Posted by stick slave on October 29, 2003 at 13:10:34:
To me, for someone to be conducting music they must be doing so with the same absolute precision that I am attempting to play the music on my instrument. I classify everyone else as merely an "arm waver", "dancer", or perhaps a combination of both. The precision (just like what is expected of my playing) must not only achieve near perfection in time, but also in tone, volume, and expression. Fine orchestras can play extremely well - even offer monumental performances/recording - in front of the vast majority of "dancing bears", but thrive under the rare "conductor".
In my lifetime, I've witnessed three or four conductors and played under two or three.
I do not consider very many big name music directors to be "conductors".
One who comes to mind right away is James De Priest. During a set of rehearsals many years ago, I watched him take a so-so professional orchestra's string section and - with only a few one-word verbal cues and rest with his face, arms, hands, fingers pull out a world-class performance. (He has polio, so no "dancing".)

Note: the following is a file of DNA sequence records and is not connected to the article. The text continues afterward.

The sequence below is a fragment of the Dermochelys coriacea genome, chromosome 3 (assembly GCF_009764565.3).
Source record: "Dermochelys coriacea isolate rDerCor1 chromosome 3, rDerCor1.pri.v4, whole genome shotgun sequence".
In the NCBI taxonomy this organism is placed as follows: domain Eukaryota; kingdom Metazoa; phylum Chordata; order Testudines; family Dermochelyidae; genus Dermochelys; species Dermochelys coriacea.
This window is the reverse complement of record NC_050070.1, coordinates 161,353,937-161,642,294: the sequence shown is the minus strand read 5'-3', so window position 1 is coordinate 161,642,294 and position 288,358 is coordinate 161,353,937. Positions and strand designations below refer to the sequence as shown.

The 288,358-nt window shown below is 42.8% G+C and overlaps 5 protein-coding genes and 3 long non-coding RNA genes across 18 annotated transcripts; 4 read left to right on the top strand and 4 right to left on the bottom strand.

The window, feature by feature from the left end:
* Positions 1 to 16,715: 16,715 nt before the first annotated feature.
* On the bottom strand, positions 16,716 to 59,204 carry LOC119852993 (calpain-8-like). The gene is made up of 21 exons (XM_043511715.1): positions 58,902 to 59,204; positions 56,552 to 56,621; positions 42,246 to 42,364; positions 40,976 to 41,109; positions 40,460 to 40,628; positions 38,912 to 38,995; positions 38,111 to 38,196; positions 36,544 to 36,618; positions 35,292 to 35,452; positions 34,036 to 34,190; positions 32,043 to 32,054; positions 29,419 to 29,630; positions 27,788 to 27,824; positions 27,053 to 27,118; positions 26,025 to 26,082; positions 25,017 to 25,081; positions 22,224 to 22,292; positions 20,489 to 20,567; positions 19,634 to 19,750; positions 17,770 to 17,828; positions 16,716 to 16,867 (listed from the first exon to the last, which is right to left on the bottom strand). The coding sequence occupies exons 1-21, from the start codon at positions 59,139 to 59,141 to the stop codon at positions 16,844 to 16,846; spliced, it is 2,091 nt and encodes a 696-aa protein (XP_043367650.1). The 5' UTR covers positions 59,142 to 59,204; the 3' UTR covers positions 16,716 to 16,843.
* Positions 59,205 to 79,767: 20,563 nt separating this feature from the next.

Another is Paul Phillips, the conductor of an extremely-fine-but-not-world-class student orchestra, the "Meadows Symphony Orchestra" at SMU. Coincidentally another physically severely crippled man, he always pulls everything out of that orchestra that can be obtained. There is never any doubt as to his musical intentions...and his conducting strategies very cleverly play to the strengths and weaknesses of the players without the typical patron being aware of this.
Realizing that I mentioned two of (probably) 500 folks under whose stick I played (or observed) over the years, I encourage you to name conductors from your life experiences that measure up to this caliber.
Here is a picture of Paul Phillips.